This page describes production quotas and limits for Cloud Spanner. The difference between a quota and a limit is that a limit cannot be adjusted, whereas you can request a quota increase. Quota and limit may be used interchangeably in Google Cloud Console. If Google Cloud Console indicates edit is not allowed for a quota, it is actually a limit that cannot be adjusted.
The quota and limit values are subject to change.
Checking your quotas
To check the current quotas for resources in your project, use the Google Cloud Console:
Increasing your quotas
As your use of Cloud Spanner expands over time, your quotas can increase accordingly. If you expect a notable upcoming increase in usage, you should make your request a few days in advance to ensure your quotas are adequately sized.
Go to the Quotas page in the Cloud Console.
Select Cloud Spanner API in the Service dropdown list.
If you do not see Cloud Spanner API, the Cloud Spanner API has not been enabled.
Select the quotas you want to change.
Click Edit Quotas.
Fill in your name, email, and phone number and click Next.
Fill in your quota request and click Submit request.
You will receive a response from the Cloud Spanner team within 48 hours of your request.
|Instance ID length||2 to 64 characters|
|Databases per instance||
|Database ID length||2 to 30 characters|
Backup and restore limits
|Number of ongoing create backup operations per database||1|
|Number of ongoing restore database operations per instance (in the instance of the restored database, not the backup)||1|
|Maximum retention time of backup||1 year (including the extra day in a leap year)|
|DDL statement size for a single schema change||10 MB|
|DDL statement size for a database's entire schema, as returned by
|Tables per database||5,000|
|Table name length||1 to 128 characters|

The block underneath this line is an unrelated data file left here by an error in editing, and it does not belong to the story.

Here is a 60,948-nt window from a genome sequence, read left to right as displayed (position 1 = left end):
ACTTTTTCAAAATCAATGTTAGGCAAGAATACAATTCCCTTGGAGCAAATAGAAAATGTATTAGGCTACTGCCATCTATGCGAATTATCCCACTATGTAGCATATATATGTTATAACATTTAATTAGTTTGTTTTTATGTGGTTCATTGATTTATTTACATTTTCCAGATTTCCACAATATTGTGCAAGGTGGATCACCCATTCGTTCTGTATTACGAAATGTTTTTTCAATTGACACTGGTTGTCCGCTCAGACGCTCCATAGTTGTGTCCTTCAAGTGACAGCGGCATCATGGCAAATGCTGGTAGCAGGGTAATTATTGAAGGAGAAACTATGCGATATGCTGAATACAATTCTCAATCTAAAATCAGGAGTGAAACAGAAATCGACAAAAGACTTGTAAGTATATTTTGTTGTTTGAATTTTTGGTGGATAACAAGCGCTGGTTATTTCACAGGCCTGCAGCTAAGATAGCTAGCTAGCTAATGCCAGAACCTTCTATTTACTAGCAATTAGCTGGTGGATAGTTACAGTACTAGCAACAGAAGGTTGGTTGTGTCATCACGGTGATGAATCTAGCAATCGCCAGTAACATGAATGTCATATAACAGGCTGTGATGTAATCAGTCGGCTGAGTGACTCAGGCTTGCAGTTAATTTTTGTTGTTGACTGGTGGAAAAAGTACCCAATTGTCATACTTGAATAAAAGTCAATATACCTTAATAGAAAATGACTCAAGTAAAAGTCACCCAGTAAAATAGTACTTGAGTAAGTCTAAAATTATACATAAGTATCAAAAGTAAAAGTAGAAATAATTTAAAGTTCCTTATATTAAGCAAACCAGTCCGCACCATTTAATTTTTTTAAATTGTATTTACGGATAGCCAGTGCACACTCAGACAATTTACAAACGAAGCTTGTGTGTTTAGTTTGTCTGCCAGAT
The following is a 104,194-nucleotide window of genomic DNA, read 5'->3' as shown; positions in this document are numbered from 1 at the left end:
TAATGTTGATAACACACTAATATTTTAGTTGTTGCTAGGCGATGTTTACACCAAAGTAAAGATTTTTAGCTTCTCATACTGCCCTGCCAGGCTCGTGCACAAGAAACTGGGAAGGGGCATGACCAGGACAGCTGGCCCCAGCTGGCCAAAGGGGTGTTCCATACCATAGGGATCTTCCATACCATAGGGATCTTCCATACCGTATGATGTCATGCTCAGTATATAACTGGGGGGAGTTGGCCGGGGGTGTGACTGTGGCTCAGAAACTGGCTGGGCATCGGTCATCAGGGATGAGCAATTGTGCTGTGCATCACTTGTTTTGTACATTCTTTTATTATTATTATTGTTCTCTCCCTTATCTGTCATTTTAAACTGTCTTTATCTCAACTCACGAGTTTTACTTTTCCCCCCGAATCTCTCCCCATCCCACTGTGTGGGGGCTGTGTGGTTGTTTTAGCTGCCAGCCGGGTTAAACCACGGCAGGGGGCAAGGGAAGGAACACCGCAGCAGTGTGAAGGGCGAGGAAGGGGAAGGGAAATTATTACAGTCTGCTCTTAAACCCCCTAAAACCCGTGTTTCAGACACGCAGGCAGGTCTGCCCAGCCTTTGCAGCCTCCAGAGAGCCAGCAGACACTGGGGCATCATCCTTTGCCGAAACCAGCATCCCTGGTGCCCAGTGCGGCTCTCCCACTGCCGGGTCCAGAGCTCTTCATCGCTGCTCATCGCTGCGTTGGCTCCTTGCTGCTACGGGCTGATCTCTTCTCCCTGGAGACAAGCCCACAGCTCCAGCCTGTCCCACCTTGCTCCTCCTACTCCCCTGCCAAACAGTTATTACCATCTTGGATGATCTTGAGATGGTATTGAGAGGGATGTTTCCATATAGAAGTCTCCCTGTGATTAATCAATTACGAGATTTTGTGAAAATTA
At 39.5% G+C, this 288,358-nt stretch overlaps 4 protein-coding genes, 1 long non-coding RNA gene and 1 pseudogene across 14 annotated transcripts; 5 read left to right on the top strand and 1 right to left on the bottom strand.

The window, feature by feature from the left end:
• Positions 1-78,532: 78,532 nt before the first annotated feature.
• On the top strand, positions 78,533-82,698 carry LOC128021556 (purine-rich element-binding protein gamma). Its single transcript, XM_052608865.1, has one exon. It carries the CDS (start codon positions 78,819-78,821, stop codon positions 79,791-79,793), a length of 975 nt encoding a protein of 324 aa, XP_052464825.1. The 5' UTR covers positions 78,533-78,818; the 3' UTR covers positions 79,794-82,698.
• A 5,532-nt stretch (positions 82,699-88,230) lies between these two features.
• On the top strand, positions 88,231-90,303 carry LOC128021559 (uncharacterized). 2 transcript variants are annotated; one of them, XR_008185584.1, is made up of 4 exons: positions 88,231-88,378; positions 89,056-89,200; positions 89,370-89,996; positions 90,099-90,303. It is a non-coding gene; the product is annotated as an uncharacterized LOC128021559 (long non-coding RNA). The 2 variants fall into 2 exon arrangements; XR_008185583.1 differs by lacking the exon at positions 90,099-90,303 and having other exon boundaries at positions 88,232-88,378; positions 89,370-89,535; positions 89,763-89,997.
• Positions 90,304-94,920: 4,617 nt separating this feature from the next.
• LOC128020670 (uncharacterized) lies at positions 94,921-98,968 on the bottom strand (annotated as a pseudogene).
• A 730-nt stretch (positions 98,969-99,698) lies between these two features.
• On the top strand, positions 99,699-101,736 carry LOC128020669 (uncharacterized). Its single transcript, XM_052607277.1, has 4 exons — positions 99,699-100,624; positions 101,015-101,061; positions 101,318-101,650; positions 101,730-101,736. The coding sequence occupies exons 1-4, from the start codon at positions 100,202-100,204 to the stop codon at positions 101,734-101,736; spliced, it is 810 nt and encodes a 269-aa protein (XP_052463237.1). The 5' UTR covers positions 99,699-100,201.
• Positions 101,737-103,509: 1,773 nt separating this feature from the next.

|Columns per table||1,024|
|Column name length||1 to 128 characters|
|Size of data per column||10 MB|
|Number of columns in a table key||
Includes key columns shared with any parent table
|Table interleaving depth||
A top-level table with child table(s) has depth 1.
A top-level table with grandchild table(s) has depth 2, and so on.
|Total size of a table or index key||
Includes the size of all columns that make up the key
|Indexes per database||10,000|
|Indexes per table||32|
|Index name length||1 to 128 characters|
|Number of columns in an index key||
The number of indexed columns (except for STORING columns) plus the number of primary key columns in the base table
|Views per database||5,000|
|View name length||1 to 128 characters|
A view that refers to another view has nesting depth 1. A view that refers to another view that refers to yet another view has nesting depth 2, and so on.
|Columns in a
|Nested function calls||75|
|Nested subquery expressions||25|
|Nested subselect statements||60|
|Query statement length||1 million characters|
|Subquery expression children||50|
|Unions in a query||200|
Limits for creating, reading, updating, and deleting data
|Commit size (including indexes)||100 MB|